ATLANTA — Africa still remains one of the poorest regions in the world despite massive reserves of oil and precious metals that are essential for industry, transportation and technology. So why does one of the world’s most resource-rich continents continue to suffer under the heavy yoke of extreme poverty?
A recent survey of 16 African countries over the past ten years shows that Africa still has a long way to go to reduce poverty. The Afrobarometer survey found that many lack basic necessities such as water, food and healthcare.
Africa is projected to grow at a rate of 5 percent, but the fantastic growth rate seems to be escaping many of those at the bottom. The researchers concluded that poverty is the worst in places in which government spending on infrastructure and education is the least.
West and East Africa reported the highest shortages of services while North Africa reported the least.
Over one-half of the 50,000 citizens surveyed rated the economy as bad and only one-third stated that their living conditions have improved over the last year.
While lack of government spending on basic necessities and services is definitely lacking, it alone cannot account for the extreme poverty across the continent. Numerous scholars have pointed to the presence of vast reserves of natural resources as one of the chief causes as to why Africa cannot break the cycle of poverty. Many studies have been devoted to the subject and they conclude that many countries possessing significant natural resources tend to have low levels of development and democracy.
The lack of development in resource-rich nations occurs because profits garnered from natural resources are often diverted into the pockets of despotic rulers. For instance, Omar Bongo, the former leader of Gabon, diverted large profits into his personal accounts.
Gabon received a -9 on the Polity Index, a measure of democracy and openness. The index is rated from 10 to -10 with the lower numbers representing less openness.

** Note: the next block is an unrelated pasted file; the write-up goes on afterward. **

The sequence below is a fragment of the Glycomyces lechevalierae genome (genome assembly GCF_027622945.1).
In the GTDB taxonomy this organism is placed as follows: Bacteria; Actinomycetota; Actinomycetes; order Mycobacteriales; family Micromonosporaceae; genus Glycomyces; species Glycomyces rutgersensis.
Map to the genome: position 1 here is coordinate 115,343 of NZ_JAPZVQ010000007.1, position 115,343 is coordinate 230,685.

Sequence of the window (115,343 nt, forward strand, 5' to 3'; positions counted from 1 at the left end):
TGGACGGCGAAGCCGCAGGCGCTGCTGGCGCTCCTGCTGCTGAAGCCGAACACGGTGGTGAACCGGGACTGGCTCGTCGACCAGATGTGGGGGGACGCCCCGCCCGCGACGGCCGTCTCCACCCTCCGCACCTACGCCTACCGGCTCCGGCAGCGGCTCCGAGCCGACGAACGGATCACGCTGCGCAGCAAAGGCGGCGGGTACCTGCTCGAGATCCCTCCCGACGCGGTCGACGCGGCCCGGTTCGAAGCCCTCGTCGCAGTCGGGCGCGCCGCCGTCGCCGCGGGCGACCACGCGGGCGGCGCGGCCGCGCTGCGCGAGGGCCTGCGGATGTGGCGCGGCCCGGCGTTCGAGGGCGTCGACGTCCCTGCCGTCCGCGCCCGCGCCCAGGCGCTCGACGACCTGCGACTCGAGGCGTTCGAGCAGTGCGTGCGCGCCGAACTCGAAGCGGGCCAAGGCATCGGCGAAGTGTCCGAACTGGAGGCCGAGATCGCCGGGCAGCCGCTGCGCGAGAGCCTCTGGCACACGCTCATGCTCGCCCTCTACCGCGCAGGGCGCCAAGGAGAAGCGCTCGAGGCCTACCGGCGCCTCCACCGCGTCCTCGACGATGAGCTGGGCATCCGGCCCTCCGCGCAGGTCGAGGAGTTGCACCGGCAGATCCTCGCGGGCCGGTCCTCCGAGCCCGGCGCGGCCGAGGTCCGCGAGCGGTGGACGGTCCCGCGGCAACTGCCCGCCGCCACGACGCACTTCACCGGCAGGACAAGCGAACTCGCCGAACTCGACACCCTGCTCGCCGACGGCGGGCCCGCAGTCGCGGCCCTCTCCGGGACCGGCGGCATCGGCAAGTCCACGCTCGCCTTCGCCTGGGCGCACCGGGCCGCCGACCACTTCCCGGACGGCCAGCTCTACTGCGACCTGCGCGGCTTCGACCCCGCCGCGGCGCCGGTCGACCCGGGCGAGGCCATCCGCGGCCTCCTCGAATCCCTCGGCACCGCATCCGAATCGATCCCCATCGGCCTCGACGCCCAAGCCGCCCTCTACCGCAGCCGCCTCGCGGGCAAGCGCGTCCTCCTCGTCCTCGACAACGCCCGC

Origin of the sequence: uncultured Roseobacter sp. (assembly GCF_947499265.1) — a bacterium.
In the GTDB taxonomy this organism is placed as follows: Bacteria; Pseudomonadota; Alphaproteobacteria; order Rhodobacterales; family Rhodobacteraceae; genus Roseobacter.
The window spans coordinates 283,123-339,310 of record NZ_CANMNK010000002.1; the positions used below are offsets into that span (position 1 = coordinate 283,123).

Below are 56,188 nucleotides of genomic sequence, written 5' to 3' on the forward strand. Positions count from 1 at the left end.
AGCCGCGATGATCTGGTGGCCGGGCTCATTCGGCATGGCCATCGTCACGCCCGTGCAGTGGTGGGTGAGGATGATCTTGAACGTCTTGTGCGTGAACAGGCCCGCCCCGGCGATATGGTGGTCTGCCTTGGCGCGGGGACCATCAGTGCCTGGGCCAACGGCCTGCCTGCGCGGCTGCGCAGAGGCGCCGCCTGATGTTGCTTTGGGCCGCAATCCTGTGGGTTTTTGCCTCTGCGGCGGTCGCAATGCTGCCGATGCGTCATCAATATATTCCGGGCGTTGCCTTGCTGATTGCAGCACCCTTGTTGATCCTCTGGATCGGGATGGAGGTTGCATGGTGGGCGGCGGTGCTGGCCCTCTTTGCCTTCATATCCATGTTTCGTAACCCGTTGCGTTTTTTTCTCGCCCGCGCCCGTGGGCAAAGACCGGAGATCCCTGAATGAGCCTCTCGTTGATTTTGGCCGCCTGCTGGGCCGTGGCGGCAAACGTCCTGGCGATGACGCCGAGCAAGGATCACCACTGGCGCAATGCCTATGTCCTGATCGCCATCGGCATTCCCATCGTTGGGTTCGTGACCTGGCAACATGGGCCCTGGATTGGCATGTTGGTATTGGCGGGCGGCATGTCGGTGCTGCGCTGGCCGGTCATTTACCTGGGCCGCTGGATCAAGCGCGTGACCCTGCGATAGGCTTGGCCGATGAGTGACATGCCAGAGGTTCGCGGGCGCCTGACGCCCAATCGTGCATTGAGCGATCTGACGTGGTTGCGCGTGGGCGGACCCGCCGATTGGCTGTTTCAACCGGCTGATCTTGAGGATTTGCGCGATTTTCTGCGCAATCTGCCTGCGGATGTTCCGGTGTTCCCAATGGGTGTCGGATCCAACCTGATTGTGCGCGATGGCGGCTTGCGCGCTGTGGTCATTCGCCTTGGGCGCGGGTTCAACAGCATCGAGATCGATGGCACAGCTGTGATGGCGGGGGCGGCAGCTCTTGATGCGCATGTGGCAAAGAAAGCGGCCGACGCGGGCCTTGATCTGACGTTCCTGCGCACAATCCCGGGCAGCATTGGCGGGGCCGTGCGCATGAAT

Shockingly, Oxfam points out that $1 billion per week has been lost to the continent over a period of 30 years due to illicit financial flows. From 1980 to 2009 over $1.4 trillion has been lost.
Another reason for extreme poverty in resource-rich nations is their reliance on resource profits to fill their coffers. With most of their money coming from natural resources, there is no need to appeal to the public for tax revenue.
This results in absolutely no impetus for a regime to justify its rule and actions to the public since they are able to exist without their help. And no reason to justify one’s rule to the public leads to weak institutions that provide no constraints on the government.
There are signs that many African governments are attempting to climb out of their resource curse. Ghana has developed a new petroleum management law that all new mineral discoveries will fall under.
The Economic Community of West African States (ECOWAS) is working on a regional mining code that will protect the mineral rights of localities.
Africa’s attempt to bring resource profits under the rule of law is heartening but there is much work to do. Specifically, good governance is a must to ensure that no profits are siphoned off by leaders. Hopefully with increased globalization, Africa’s social contract can be remedied and its citizens can enjoy the true benefits of its natural resources.
– Zachary Lindberg